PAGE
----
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Maryland farrier Doug Anderson shapes a shoe. Anderson has been shoeing for 10 years and says his hoof care philosophy relies on the twin foundations of aligning the bony column and improving blood flow to the hoof through balance.
The foundation of hoof care for farrier Doug Anderson comes down to something that sounds like it could be the name of a pirate or horror movie — Blood and Bones.
“I’ve been shoeing for 10 years now and what I’ve learned is that it all comes down to blood and bones,” says Anderson, who shoes out of Mount Airy, Md. “If I align the bony column and ensure that there’s good blood circulation in the foot through proper balance, just about everything else takes care of itself.”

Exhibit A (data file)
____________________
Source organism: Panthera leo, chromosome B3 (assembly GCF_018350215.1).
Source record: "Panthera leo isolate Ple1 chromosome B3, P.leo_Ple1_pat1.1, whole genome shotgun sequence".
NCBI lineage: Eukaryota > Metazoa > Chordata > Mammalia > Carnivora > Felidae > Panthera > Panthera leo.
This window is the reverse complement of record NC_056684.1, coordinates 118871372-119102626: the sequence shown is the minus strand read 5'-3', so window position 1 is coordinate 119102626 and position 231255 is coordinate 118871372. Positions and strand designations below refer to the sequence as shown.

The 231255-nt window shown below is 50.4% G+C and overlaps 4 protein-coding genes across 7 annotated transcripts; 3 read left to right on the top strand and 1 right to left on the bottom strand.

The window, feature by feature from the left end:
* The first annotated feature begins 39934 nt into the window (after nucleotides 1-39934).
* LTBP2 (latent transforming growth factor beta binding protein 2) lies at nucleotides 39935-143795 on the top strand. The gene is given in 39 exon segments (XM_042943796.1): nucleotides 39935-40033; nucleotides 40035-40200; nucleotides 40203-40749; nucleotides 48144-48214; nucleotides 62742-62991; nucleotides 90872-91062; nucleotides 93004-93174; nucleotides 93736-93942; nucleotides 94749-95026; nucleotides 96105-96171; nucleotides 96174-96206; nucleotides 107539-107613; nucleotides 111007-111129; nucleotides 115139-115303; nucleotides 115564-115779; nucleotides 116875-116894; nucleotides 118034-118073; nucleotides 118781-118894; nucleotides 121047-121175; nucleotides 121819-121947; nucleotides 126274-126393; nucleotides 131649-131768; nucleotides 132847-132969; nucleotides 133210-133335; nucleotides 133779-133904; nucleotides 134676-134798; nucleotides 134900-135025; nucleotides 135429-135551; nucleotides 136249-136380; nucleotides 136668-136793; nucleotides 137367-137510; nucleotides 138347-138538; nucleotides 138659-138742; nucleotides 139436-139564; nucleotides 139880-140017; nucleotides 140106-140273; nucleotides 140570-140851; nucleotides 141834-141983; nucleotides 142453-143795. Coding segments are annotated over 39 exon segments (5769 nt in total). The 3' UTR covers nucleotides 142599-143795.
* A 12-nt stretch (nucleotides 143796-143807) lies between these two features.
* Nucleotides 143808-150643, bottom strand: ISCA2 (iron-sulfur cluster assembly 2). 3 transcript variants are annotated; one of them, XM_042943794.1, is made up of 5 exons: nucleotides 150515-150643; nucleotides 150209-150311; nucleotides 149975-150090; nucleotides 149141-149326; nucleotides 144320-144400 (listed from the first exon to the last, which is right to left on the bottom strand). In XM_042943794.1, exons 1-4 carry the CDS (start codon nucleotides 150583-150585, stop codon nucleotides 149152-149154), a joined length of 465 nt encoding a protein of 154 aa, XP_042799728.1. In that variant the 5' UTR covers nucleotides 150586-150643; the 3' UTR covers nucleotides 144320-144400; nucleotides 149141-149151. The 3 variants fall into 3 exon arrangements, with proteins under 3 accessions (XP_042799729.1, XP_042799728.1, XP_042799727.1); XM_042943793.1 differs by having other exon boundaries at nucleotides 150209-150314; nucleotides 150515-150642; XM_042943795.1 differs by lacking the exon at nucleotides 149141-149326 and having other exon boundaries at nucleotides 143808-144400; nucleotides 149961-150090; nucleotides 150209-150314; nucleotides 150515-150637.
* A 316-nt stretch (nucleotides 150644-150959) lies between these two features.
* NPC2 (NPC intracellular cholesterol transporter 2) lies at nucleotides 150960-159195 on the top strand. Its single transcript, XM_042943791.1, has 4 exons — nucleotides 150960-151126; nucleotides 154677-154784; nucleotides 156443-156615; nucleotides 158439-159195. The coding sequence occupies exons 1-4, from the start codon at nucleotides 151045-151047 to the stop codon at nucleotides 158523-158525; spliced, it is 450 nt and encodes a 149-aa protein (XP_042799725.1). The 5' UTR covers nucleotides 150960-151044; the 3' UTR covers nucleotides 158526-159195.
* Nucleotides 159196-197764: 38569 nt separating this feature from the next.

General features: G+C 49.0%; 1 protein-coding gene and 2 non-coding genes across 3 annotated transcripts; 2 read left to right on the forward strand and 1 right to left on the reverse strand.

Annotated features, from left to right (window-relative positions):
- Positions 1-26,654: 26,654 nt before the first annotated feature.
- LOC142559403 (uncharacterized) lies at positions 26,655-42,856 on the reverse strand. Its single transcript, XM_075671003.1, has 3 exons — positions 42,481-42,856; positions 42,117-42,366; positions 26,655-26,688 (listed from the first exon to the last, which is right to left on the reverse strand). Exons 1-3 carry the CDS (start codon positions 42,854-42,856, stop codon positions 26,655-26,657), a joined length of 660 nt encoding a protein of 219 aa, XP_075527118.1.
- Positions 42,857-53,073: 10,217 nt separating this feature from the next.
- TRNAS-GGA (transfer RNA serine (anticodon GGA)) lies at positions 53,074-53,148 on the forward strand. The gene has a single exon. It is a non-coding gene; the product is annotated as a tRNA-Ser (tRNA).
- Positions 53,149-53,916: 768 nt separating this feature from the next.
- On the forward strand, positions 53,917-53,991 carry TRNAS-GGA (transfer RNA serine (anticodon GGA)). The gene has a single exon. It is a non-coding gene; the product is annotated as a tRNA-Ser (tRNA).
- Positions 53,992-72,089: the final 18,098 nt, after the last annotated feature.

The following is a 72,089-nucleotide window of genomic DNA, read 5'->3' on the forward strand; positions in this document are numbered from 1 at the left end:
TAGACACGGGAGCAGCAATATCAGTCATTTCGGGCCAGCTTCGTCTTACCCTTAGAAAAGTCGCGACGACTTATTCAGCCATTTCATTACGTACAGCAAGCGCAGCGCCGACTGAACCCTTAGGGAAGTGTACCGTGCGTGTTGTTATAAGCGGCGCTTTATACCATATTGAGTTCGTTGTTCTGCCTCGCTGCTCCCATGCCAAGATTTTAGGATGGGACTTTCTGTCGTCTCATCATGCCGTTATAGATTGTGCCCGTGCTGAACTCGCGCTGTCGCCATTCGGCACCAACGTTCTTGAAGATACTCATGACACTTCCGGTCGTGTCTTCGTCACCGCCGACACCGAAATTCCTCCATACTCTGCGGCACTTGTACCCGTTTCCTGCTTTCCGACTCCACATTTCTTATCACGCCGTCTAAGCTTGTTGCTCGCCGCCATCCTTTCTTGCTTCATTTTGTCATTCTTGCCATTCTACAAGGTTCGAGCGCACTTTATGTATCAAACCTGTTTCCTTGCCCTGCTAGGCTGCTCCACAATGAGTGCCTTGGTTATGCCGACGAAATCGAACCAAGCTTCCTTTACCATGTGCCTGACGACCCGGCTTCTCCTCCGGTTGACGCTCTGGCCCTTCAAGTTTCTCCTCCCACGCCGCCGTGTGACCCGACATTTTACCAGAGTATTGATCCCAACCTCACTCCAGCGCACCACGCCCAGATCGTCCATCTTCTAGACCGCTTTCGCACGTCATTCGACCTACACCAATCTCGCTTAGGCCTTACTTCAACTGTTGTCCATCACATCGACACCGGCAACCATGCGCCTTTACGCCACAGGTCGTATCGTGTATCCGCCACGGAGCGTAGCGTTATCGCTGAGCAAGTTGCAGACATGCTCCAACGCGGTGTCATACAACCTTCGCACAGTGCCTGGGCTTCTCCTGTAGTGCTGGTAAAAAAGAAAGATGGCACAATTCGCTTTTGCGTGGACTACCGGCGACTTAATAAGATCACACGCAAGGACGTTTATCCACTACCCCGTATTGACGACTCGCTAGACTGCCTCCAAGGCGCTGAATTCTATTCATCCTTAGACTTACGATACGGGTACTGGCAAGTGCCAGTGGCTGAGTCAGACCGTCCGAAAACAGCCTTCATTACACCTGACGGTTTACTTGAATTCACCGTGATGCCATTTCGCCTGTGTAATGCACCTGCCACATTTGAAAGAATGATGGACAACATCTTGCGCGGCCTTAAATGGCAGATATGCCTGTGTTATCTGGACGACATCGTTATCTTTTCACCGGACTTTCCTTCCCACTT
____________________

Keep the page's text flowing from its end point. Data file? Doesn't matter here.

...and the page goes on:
8:38 a.m. Anderson will spend this day of “Shoeing For A Living” near his Maryland home, but he’s pretty mobile. During the Florida show season, he drives down to Wellington every three weeks to take care of his clients there, and also has a shoeing shop in Texas where he works at other times of the year.
“Most of the time though, I’m within 40 miles of home,” he says.
Anderson started his shoeing career later than many farriers. While he’d grown up around horses and had learned to trim the feet of horses he owned, his earlier career was in the jewelry trade. He’s a certified gemologist and worked as a diamond buyer around the Pacific Rim as well as in Europe…